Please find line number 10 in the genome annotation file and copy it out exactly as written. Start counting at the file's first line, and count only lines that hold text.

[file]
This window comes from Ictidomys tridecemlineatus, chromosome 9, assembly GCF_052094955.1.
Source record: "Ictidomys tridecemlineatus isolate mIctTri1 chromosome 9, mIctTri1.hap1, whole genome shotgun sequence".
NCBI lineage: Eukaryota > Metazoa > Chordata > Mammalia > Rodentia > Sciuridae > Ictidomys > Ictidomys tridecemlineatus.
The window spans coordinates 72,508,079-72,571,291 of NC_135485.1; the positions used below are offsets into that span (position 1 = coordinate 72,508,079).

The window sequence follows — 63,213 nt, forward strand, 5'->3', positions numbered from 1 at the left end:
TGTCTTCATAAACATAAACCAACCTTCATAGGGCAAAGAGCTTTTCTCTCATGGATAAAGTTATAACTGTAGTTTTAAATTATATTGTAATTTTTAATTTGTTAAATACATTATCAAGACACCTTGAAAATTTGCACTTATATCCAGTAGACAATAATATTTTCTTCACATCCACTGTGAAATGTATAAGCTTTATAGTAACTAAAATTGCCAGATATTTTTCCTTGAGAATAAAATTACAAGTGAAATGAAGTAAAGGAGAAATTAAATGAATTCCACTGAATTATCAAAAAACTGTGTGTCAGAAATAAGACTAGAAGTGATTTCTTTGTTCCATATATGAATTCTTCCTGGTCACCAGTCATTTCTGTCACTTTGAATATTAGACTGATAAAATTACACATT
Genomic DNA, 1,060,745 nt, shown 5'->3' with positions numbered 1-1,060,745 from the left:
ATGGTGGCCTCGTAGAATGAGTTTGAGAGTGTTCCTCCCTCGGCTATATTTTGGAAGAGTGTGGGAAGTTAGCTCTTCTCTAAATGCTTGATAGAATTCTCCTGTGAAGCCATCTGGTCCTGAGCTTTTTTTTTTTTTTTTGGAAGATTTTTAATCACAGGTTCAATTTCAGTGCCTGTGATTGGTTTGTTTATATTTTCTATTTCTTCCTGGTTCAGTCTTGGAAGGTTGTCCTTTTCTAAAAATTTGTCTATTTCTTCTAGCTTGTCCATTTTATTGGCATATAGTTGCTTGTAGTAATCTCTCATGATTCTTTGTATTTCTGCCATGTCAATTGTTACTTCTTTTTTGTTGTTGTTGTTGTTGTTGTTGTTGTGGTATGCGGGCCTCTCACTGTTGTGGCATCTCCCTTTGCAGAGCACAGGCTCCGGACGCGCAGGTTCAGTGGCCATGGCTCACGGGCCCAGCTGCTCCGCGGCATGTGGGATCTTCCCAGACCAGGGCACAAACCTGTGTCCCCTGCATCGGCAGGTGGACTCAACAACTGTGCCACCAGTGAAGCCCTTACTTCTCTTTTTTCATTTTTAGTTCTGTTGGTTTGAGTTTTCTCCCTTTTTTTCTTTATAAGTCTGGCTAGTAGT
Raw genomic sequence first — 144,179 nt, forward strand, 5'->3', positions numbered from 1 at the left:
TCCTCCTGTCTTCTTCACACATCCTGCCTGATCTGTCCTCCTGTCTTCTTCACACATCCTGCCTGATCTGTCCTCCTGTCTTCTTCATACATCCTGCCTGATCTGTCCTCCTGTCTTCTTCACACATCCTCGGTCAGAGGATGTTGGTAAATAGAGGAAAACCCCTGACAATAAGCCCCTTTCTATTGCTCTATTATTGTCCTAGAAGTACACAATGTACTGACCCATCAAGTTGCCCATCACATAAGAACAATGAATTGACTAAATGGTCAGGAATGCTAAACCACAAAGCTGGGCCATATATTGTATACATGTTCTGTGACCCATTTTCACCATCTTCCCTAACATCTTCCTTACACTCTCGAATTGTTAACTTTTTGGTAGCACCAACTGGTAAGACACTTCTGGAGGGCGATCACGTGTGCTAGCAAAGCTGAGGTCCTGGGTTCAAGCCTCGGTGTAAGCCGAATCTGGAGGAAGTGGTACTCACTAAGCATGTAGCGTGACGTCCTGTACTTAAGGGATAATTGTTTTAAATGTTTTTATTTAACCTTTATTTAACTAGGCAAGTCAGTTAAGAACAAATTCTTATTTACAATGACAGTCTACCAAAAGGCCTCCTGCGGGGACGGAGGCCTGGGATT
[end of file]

TCCTCCTGTCTTCTTCACACATCCTGCCTGATCTGTCCTCCTGTCTTCTTCACACATCCTGCCTGATCTGTCCTCCTGTCTTCTTCATACATCCTGCCTGATCTGTCCTCCTGTCTTCTTCACACATCCTCGGTCAGAGGATGTTGGTAAATAGAGGAAAACCCCTGACAATAAGCCCCTTTCTATTGCTCTATTATTGTCCTAGAAGTACACAATGTACTGACCCATCAAGTTGCCCATCACATAAGAACAATGAATTGACTAAATGGTCAGGAATGCTAAACCACAAAGCTGGGCCATATATTGTATACATGTTCTGTGACCCATTTTCACCATCTTCCCTAACATCTTCCTTACACTCTCGAATTGTTAACTTTTTGGTAGCACCAACTGGTAAGACACTTCTGGAGGGCGATCACGTGTGCTAGCAAAGCTGAGGTCCTGGGTTCAAGCCTCGGTGTAAGCCGAATCTGGAGGAAGTGGTACTCACTAAGCATGTAGCGTGACGTCCTGTACTTAAGGGATAATTGTTTTAAATGTTTTTATTTAACCTTTATTTAACTAGGCAAGTCAGTTAAGAACAAATTCTTATTTACAATGACAGTCTACCAAAAGGCCTCCTGCGGGGACGGAGGCCTGGGATT